Mystery, Alaska

(Jay Roach, USA, 1999)


Commentators regularly bemoan the use of the word quirky to describe almost all contemporary Australian cinema. The good news is that now, as a nation, we can finally give the term away to its rightful owner: writer-producer David E. Kelley of Ally McBeal fame.

Quirky, kinky, folksy, eccentric – all such words apply to Mystery, Alaska, a big screen project of Kelley's. Less distinctive than his previous genre-bender, Lake Placid (1999), this one works deft variations upon the homely sports movie.

The local ice hockey team is the pride of the small town of Mystery. When ex-resident Charles (Hank Azaria) writes a feature piece on the team in a national sports publication, a big city team announces it is coming to Mystery for a show match.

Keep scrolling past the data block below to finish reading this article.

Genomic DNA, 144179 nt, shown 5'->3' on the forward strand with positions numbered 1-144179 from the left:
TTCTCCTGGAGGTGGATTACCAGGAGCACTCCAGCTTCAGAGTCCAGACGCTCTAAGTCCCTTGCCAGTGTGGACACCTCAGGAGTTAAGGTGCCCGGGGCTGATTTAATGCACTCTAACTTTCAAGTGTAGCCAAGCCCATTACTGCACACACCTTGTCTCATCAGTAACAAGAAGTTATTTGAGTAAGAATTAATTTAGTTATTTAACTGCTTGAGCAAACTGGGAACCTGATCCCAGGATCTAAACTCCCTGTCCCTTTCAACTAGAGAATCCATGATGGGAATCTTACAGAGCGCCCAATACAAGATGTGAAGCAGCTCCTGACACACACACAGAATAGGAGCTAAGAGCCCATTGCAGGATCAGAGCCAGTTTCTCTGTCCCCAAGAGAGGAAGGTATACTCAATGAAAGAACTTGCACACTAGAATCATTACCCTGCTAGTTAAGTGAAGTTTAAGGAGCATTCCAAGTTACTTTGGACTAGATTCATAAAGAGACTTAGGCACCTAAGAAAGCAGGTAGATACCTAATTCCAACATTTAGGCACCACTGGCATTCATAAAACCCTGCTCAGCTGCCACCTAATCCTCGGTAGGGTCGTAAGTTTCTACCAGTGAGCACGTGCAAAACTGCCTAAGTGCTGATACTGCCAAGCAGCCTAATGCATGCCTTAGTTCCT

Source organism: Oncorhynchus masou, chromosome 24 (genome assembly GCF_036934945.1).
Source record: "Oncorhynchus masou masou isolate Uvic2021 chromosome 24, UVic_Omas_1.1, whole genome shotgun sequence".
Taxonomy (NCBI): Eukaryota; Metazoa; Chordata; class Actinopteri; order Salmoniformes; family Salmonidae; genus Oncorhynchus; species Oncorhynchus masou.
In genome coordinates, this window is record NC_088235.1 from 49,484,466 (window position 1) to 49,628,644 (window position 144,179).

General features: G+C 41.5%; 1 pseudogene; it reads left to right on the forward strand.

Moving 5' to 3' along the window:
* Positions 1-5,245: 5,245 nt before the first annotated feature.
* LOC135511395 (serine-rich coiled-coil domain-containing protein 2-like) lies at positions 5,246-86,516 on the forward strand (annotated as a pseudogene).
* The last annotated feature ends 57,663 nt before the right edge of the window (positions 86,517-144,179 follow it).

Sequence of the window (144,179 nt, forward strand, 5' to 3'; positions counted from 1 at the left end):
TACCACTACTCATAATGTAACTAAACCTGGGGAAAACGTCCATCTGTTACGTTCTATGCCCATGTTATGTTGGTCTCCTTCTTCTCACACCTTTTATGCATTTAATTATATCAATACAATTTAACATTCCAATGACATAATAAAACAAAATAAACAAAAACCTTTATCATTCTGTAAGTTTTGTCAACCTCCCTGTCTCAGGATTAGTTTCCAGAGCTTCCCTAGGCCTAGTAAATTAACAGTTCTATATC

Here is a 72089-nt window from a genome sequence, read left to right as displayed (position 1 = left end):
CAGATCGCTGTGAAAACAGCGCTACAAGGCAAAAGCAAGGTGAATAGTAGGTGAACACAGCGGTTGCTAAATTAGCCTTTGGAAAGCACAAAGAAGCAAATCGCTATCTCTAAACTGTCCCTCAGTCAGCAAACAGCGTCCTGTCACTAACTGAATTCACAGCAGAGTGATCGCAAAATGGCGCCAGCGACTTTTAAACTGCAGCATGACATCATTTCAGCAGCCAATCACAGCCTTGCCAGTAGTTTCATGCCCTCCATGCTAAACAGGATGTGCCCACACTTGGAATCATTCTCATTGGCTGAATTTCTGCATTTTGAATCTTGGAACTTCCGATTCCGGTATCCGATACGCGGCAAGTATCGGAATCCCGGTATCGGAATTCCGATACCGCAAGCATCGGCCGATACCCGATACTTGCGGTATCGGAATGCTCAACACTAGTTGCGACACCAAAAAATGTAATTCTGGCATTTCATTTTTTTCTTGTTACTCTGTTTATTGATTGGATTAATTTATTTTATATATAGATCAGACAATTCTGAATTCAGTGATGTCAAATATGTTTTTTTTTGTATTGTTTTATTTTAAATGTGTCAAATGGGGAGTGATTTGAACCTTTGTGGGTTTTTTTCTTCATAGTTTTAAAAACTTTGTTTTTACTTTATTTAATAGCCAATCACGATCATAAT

This prospect prompts both excitement and a delicate anxiety in the community. Is the team really good enough? Will the televised game make the town look merely ridiculous? This intrigue runs in tandem with the personal quest of the coach, John (Russell Crowe), for a little dignity.

Rather like the Australian comedy Road to Nhill (1997), this one finds its drollest laughs in the variously stoic, shy, befuddled and bullish behaviour of men. Burt Reynolds and Colm Meaney shine in one-dimensional but well-written parts. And since the director is Jay Roach, fresh off the Austin Powers series, Mike Myers also gets a colourful cameo.

Mystery, Alaska is a well-crafted, often delightful diversion. Even at its most formulaic, it manages to tweak the familiar situation of the underdog sports conflict in amusing, inventive ways. It is also surprisingly touching at moments – as when John blacks out most of the text in a handy 'Dear Abby' column in order to communicate a sweet, intimate message to his wife.

MORE Roach: Meet the Fockers

© Adrian Martin March 2000

Film Critic: Adrian Martin
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